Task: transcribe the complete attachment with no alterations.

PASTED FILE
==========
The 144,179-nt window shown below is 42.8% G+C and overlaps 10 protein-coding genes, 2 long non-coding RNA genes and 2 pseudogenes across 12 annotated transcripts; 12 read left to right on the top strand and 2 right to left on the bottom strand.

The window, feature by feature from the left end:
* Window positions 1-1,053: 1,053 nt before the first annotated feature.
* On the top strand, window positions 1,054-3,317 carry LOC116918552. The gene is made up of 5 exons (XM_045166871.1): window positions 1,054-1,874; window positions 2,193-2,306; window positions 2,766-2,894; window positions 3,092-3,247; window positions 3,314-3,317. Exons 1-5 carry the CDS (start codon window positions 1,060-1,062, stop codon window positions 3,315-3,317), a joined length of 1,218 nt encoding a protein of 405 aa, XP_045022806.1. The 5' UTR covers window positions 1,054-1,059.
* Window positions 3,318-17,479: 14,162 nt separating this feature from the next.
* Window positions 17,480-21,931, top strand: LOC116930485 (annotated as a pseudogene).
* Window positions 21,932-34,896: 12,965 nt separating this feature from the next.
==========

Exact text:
The 144,179-nt window shown below is 42.8% G+C and overlaps 10 protein-coding genes, 2 long non-coding RNA genes and 2 pseudogenes across 12 annotated transcripts; 12 read left to right on the top strand and 2 right to left on the bottom strand.

The window, feature by feature from the left end:
* Window positions 1-1,053: 1,053 nt before the first annotated feature.
* On the top strand, window positions 1,054-3,317 carry LOC116918552. The gene is made up of 5 exons (XM_045166871.1): window positions 1,054-1,874; window positions 2,193-2,306; window positions 2,766-2,894; window positions 3,092-3,247; window positions 3,314-3,317. Exons 1-5 carry the CDS (start codon window positions 1,060-1,062, stop codon window positions 3,315-3,317), a joined length of 1,218 nt encoding a protein of 405 aa, XP_045022806.1. The 5' UTR covers window positions 1,054-1,059.
* Window positions 3,318-17,479: 14,162 nt separating this feature from the next.
* Window positions 17,480-21,931, top strand: LOC116930485 (annotated as a pseudogene).
* Window positions 21,932-34,896: 12,965 nt separating this feature from the next.